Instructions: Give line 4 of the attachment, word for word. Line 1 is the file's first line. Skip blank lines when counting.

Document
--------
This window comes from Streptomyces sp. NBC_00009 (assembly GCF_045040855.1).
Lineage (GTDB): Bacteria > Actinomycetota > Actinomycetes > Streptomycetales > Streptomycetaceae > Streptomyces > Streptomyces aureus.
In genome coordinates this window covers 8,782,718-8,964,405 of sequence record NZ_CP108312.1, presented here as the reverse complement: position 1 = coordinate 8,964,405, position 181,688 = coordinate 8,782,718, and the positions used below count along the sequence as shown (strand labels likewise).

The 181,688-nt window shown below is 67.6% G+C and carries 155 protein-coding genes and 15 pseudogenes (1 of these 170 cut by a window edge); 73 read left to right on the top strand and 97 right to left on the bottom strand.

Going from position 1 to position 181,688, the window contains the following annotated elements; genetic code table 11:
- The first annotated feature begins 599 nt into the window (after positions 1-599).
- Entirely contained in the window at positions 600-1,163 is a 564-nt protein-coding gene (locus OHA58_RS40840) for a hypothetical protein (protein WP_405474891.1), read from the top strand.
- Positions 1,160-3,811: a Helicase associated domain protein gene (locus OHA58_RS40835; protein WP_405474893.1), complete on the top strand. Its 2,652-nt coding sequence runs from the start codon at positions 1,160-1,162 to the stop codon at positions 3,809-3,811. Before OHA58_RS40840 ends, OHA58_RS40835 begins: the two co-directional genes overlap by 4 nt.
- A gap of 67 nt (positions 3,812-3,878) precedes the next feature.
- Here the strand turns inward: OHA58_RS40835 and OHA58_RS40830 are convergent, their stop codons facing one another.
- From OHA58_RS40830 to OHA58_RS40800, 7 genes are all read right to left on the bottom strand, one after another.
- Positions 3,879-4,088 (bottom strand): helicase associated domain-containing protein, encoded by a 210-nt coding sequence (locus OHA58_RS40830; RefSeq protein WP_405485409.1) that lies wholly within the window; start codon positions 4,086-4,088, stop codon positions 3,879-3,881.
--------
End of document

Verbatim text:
The 181,688-nt window shown below is 67.6% G+C and carries 155 protein-coding genes and 15 pseudogenes (1 of these 170 cut by a window edge); 73 read left to right on the top strand and 97 right to left on the bottom strand.